Apparently, it is an e-tailer’s prerogative to change its mind — or at least be flexible.
Computer and electronics e-tailer Outpost.com (Nasdaq: COOL) said Tuesday that it will bring back free shipping on some items, a partial reversal of an earlier decision to abandon free delivery and the company’s third shipping policy change of the year.
Kent, Connecticut-based Outpost said it would offer free ground delivery on purchases of US$500 or more.
“Our customers have been asking for a ground delivery option for heavier items,” Outpost president and chief executive officer Darryl Peck said. “We feel that our low shipping costs, coupled with three delivery options, will allow us to retain our award-winning customer service levels.”
Peck said the new ground shipping option will also be available at a cost for purchases of less than $500.
Back and Forth
Early on, Outpost had offered free overnight shipping on all purchases as a customer-acquisition device. The e-tailer abandoned that policy on February 1st, passing overnight and second-day air delivery charges to its customers.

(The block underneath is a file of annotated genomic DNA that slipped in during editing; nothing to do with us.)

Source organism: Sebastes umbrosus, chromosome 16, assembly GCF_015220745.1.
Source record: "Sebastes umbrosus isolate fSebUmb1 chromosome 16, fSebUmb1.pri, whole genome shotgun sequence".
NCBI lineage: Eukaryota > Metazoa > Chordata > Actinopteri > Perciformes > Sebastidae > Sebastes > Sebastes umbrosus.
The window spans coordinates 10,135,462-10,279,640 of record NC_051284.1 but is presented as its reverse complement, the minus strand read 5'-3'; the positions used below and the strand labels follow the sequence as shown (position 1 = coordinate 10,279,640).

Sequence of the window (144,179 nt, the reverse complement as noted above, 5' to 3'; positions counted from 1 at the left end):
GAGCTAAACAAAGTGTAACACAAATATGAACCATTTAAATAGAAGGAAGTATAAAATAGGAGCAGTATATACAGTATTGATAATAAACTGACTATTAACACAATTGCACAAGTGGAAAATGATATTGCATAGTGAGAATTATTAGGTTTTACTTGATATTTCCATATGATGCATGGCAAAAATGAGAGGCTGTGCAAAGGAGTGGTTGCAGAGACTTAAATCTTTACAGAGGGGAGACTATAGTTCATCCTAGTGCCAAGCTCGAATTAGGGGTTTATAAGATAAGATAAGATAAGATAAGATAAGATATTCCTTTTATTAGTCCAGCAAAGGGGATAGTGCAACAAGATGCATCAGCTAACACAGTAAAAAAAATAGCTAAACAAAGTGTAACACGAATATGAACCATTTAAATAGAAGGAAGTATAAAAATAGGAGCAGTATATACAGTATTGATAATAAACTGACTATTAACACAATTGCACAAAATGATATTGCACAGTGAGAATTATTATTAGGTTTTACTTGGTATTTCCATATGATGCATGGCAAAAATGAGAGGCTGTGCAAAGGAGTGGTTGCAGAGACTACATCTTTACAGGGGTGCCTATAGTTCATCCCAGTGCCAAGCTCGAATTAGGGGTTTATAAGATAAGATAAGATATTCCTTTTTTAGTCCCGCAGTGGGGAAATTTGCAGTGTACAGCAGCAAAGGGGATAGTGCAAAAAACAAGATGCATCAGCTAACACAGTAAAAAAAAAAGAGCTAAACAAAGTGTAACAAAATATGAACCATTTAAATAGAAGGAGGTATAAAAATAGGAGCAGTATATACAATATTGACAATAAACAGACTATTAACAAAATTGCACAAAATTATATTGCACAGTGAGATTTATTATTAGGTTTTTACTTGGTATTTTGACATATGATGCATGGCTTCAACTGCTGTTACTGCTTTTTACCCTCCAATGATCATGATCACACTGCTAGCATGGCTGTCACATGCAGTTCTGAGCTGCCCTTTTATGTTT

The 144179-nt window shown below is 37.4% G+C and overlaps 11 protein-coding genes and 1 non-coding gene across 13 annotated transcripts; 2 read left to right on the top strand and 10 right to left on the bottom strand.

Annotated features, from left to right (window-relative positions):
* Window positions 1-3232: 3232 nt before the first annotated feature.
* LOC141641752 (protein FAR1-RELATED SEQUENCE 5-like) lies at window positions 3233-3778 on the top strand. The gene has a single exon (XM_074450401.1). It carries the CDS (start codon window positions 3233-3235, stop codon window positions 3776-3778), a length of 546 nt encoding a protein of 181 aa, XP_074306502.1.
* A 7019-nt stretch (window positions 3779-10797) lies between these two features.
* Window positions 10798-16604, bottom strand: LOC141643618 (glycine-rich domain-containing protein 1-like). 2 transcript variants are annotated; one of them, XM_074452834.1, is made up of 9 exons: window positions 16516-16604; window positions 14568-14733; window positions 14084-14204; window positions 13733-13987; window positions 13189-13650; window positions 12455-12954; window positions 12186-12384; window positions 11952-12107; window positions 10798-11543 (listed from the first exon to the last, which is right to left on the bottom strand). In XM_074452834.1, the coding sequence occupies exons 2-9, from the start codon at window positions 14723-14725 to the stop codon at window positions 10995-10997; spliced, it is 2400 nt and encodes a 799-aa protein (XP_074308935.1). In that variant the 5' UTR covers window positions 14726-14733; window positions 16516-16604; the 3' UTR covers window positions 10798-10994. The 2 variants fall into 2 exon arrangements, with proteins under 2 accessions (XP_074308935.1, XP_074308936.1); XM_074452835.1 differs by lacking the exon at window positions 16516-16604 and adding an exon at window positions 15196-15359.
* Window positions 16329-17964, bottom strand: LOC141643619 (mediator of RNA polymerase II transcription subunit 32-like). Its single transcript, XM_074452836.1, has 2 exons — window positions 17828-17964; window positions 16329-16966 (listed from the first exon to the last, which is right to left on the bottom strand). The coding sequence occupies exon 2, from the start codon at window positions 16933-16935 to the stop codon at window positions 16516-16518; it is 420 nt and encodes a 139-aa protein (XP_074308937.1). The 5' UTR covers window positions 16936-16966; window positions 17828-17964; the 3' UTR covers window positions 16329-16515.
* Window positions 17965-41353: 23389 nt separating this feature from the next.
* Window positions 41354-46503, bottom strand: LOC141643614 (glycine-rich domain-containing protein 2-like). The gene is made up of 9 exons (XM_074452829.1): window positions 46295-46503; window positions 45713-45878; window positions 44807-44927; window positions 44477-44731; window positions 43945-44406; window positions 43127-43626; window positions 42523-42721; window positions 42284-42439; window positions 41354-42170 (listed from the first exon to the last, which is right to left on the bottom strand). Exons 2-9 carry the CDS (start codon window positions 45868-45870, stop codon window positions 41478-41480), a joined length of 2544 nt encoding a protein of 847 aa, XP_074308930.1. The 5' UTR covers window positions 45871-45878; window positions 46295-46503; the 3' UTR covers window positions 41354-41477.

Outpost said later that month that its decision to end free overnight delivery on all purchases had not hurt its ability to attract and retain customers, and had actually boosted average order cost as customers bundled purchases together to cut down on shipping prices.
At the time, Outpost said the policy change “had a minimal impact on revenue growth and the number of new customers acquired.”
However, in what might be an indication that new fees were hurting its business, Outpost quickly changed course again, announcing cheaper shipping rates in late April. For instance, it dropped minimum overnight shipping fees from $12.95 to $5.95 and second-day shipping costs from $8.95 to $3.95.
Slugging it Out
While Outpost — which marks its six-year anniversary this month — has been lauded for its customer service in the past, it has struggled to retain the early lead it enjoyed in the computer and electronics e-tail world.
Last month, Outpost slashed 110 jobs and replaced CEO Katherine Vick with Peck, the e-tailer’s founder and chairman. Chief financial officer Paul D. Williams III also resigned in mid-April.
Outpost has refused to offer long-range forecasts for its business, citing the need to raise additional capital.
Meanwhile, Outpost also said Tuesday that the gerbil that starred several years ago in the company’s controversial commercials — commercials in which the animal was shot out of a cannon — would again be part of the company’s marketing plan.